The only reason, I think, that Mel Gibson isn’t known by his true occupation – a pornographer of violence – is that he has enough money to buy the trappings of cultural capital for his projects. The dialogue in Apocalypto is delivered entirely in Yucatec – a Mayan language – with English subtitles. While this might seem admirable, it was hardly necessary, as Gibson represents 16th century Mayans through bawdy humor reminiscent of the Lethal Weapon franchise, and storytelling clichés straight out of late 21st century America. The culmination of an unnecessarily long subplot about an impotent young husband who is heckled mercilessly by his family and neighbors reminded me of nothing so much as Danny Glover sitting on a booby-trapped toilet while his house was deconstructed. At one point during Apocalypto my partner looked at me with wide, amused eyes and said “it’s like a Mayan Jackass!”

In another gesture towards cultural awareness, the film was cast with indigenous individuals – many of whom were not actors prior to this film. Again, I have to wonder why Gibson bothered, as he uses indigenous actors to ventriloquize an array of disturbing and well-established stereotypes. For example, viewer sympathies are quickly elicited and manipulated by representing Mayans as coming in one of two un-nuanced varieties. There are benevolent, peaceful, child and family-loving, nature-dwelling, tradition-respecting Mayans. And then there are cruel, vindictive, amoral, sickly, human-sacrificing city-dwelling Mayans. Neither group merits explanation, development, or contextualization – we’re meant to accept that one group is inherently Good and the other inherently Evil. Good Mayans live in tidy, hygienic villages; their bodies are beautiful, healthy, and well-formed. Evil Mayans live in filth, and count midgets, the deformed, the handicapped, and the mentally ill amongst their numbers. Gibson’s storytelling strategy is as old and as dangerous as the 19th century pseudo-science of phrenology – which posited that individual character could be inferred by physical appearance. The casting of indigenous actors seems less politically progressive and more like an attempt to disguise age-old discriminatory yet comfortably familiar storytelling strategy.

In another example, random Mayan characters are endowed with unexplained psychic powers; they can see the future, they utter prophecy. And there is no attempt to explain such abilities. Here, again, Gibson takes advantage of established racist storytelling shortcuts. Hollywood films about Native Americans delight in imbuing indigenous characters with intuitive, psychic, otherworldly powers – but rarely feel the need to explain where the powers come from, why, to whom they are granted, and under what circumstances. The audience is meant to assume that if the characters are indigenous, then of course they can talk to the dead, see the future, channel spirits, manufacture tangible good or evil out of thin air, etc. So the question becomes, why did Gibson bother to cast indigenous actors, if he was also going to recycle the same racist stereotypes that movie-makers have used since the days of black and brown-face acting?

It is interesting to note that in Apocalypto only the Evil Mayans are overtly psychic and pagan, while the Good Mayans have more understated psychic powers, rely mostly on reason, and are conveniently represented without any overt religion. This makes the arrival of the Spanish colonizers rather troubling. The film suggests that the Evil Mayans deserved to be slaughtered (and the film’s protagonist gets started on the work ahead of time), and that the Good Mayans welcomed “a new beginning.” Are we meant to believe that the only Good Mayans are dead and Catholic Mayans?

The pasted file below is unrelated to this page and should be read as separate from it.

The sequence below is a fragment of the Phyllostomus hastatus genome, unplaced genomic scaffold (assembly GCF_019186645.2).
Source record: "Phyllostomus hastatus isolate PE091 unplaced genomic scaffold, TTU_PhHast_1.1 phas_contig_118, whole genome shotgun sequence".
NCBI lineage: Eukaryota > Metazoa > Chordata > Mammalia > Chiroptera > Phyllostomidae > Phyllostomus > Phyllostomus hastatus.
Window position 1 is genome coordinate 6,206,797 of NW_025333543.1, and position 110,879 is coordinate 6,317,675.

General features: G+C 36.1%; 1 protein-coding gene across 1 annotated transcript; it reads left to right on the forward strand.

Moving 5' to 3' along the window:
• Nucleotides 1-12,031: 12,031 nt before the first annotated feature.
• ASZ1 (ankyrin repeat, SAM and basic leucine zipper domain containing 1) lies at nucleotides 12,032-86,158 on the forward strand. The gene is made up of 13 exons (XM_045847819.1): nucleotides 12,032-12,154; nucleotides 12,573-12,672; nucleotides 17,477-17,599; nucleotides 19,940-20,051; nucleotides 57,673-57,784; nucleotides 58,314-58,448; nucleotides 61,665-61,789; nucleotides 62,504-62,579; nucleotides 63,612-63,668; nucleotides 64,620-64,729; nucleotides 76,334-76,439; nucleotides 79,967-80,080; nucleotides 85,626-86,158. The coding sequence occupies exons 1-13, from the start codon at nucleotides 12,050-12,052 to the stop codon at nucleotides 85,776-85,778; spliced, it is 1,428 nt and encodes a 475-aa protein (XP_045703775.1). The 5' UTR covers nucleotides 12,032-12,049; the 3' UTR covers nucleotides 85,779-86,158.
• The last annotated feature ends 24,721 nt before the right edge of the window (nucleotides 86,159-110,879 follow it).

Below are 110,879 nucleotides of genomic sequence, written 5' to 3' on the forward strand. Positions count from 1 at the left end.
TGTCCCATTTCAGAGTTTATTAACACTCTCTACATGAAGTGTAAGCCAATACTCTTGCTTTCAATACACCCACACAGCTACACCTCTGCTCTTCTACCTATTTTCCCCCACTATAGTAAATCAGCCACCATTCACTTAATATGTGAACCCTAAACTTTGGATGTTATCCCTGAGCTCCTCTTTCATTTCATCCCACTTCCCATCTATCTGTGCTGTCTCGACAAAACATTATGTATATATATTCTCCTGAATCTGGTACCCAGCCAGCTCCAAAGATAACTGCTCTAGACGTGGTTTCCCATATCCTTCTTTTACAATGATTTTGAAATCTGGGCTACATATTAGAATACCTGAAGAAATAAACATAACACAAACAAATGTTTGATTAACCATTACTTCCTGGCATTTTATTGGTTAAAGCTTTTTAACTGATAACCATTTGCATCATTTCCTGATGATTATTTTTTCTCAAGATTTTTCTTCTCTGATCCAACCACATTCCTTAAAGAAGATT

Finally, there are the sets – elaborate temples, paintings, sculpture come to life in the form of masks, and exquisite bodily ornamentation. It is surely the urban costumes and sets that have provoked many reviewers to decide that in spite of its overwhelming violence the film is quite beautiful. Unfortunately, I can only see this as another ruse on Gibson’s part – another wave of the “authenticity” wand in an attempt to convince the audience that there’s something more to his method than an obsession with visual sadism. But beauty and pornography have never been mutually exclusive. And, given the wildly ahistorical use of 19th, 20th, and 21st century stereotypes to describe the 16th century Mayan world, the historical accuracy of the Evil Mayan city felt like so much ambiance manufactured in the service of fantasy.

Ultimately, the language, actors, and settings in Apocalypto are meant to convince us that the film is historically accurate. Gibson has amassed tremendous personal wealth and built a cinematic franchise out of disguising his personal fantasies in historical drag. In Apocalypto he goes a step further and projects them onto real, living, disenfranchised people. At a time when politically-conservative Christian Americans are steering a violent, bloody, catastrophic war that many have linked with US imperialism… it must be asked what kind of cultural work Apocalypto is doing. What lessons are imparted when the ancient Maya are represented as modern-day indigenous Jackasses, who are – in addition – in desperate need of being killed or converted? And will those lessons stay anchored in the past, or will they – like Gibson’s storytelling strategies – find their way back to the 21st century?

Add comment December 13th, 2006

Tales From the Gym: The Case of the Sinister Steam-Bath…

Today I decided to hang out in the steam bath. It’s a lovely little room, glass-walled of course (the gym is designed to facilitate peer-surveillance on a massive scale) with tiled, graduated benches built into opposite walls. What makes the steam-bath so delicious, however, is also what makes it sinister: the same steam that cleanses and purifies also temporarily removes all visual data. The little steam-producing factory in the corner works on a kind of cycle, you see; the temperature in the room gradually drops, and when it reaches a certain critical point, the factory chugs to life, issuing steam forth in rectangular blocks that quickly flower into tendrils and blossoms and waves and finally banks of steam. The more steam, the less visibility, until finally it’s insanely, nose-burningly, one hundred percent humidity-hot, and you can’t even see your own toes wiggling in front of you. You can hear, but you can’t see. You can breathe, but you can’t move – pinned down, as you are, by a thousand pounds of clouds.